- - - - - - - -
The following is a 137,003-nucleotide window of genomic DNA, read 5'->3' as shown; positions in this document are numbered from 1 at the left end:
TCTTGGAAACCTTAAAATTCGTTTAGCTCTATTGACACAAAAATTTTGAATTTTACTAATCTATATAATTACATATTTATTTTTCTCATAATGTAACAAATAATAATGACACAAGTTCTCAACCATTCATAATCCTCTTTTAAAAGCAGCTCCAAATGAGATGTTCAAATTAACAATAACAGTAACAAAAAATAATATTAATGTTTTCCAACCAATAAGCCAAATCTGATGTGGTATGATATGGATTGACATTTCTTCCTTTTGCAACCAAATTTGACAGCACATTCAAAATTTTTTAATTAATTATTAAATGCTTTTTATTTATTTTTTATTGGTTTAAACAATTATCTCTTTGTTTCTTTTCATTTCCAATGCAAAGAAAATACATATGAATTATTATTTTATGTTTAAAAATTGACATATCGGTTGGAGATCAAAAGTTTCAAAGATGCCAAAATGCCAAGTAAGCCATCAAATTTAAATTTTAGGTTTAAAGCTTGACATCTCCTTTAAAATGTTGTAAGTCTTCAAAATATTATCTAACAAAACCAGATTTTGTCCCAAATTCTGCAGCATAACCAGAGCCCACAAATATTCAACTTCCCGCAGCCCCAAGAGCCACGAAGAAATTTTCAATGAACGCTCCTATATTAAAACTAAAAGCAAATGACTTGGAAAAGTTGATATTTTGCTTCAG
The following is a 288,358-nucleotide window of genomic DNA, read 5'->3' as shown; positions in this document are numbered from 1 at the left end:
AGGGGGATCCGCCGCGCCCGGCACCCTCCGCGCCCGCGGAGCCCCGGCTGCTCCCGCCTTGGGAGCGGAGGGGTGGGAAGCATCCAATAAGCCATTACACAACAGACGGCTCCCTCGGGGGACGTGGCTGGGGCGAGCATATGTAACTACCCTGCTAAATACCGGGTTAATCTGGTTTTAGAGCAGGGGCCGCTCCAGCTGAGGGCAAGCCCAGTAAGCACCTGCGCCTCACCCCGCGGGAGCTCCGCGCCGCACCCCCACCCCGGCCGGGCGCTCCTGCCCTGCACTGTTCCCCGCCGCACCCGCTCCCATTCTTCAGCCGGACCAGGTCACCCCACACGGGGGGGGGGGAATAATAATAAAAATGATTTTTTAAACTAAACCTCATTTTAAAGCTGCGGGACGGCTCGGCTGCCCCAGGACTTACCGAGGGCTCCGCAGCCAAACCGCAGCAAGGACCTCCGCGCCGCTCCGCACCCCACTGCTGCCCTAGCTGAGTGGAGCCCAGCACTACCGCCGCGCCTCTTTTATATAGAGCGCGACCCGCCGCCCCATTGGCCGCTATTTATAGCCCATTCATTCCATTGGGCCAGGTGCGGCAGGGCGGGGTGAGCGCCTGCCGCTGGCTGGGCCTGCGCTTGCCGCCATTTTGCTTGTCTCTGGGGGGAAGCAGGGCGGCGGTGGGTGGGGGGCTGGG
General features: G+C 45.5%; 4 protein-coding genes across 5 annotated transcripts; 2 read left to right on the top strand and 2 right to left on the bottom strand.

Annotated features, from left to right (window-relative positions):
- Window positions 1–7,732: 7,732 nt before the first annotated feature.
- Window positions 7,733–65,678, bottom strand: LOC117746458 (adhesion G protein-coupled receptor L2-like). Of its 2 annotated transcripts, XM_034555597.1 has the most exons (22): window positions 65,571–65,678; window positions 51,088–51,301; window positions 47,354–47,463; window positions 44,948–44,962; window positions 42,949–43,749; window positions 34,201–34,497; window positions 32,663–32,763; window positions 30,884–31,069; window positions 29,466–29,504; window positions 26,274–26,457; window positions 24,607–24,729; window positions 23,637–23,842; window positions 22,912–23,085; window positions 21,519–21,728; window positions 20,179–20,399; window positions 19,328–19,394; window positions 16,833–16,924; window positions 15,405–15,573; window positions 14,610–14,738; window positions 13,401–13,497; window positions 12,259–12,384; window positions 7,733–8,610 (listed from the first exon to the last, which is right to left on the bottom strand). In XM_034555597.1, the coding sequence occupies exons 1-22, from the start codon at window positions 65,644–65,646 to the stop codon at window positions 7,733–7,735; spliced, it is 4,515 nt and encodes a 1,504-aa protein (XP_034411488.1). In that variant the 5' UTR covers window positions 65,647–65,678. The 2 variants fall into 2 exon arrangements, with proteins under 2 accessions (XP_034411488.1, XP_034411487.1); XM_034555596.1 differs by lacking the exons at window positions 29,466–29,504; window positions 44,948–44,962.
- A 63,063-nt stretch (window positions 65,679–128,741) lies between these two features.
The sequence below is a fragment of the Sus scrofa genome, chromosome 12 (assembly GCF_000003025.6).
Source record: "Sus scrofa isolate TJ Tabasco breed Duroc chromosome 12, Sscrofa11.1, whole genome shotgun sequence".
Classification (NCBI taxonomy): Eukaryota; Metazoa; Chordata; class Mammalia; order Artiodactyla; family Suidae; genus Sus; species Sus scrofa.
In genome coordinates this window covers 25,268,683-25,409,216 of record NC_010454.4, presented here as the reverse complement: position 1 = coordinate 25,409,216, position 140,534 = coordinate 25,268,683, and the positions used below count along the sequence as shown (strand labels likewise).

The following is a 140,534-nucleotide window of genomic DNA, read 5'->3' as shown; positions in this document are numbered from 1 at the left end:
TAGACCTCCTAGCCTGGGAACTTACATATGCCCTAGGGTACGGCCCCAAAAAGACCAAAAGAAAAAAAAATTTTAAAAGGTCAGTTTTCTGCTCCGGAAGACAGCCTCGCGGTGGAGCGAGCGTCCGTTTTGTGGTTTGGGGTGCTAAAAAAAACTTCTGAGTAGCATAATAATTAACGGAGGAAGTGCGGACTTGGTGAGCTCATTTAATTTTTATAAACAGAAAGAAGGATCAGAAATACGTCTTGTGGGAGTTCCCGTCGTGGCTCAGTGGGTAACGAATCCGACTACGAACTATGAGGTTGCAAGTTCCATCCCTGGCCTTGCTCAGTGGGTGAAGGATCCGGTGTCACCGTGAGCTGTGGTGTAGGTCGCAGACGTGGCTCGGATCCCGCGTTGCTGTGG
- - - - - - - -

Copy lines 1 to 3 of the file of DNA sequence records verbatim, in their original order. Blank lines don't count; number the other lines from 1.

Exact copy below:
The following is a 137,003-nucleotide window of genomic DNA, read 5'->3' as shown; positions in this document are numbered from 1 at the left end:
TCTTGGAAACCTTAAAATTCGTTTAGCTCTATTGACACAAAAATTTTGAATTTTACTAATCTATATAATTACATATTTATTTTTCTCATAATGTAACAAATAATAATGACACAAGTTCTCAACCATTCATAATCCTCTTTTAAAAGCAGCTCCAAATGAGATGTTCAAATTAACAATAACAGTAACAAAAAATAATATTAATGTTTTCCAACCAATAAGCCAAATCTGATGTGGTATGATATGGATTGACATTTCTTCCTTTTGCAACCAAATTTGACAGCACATTCAAAATTTTTTAATTAATTATTAAATGCTTTTTATTTATTTTTTATTGGTTTAAACAATTATCTCTTTGTTTCTTTTCATTTCCAATGCAAAGAAAATACATATGAATTATTATTTTATGTTTAAAAATTGACATATCGGTTGGAGATCAAAAGTTTCAAAGATGCCAAAATGCCAAGTAAGCCATCAAATTTAAATTTTAGGTTTAAAGCTTGACATCTCCTTTAAAATGTTGTAAGTCTTCAAAATATTATCTAACAAAACCAGATTTTGTCCCAAATTCTGCAGCATAACCAGAGCCCACAAATATTCAACTTCCCGCAGCCCCAAGAGCCACGAAGAAATTTTCAATGAACGCTCCTATATTAAAACTAAAAGCAAATGACTTGGAAAAGTTGATATTTTGCTTCAG
The following is a 288,358-nucleotide window of genomic DNA, read 5'->3' as shown; positions in this document are numbered from 1 at the left end: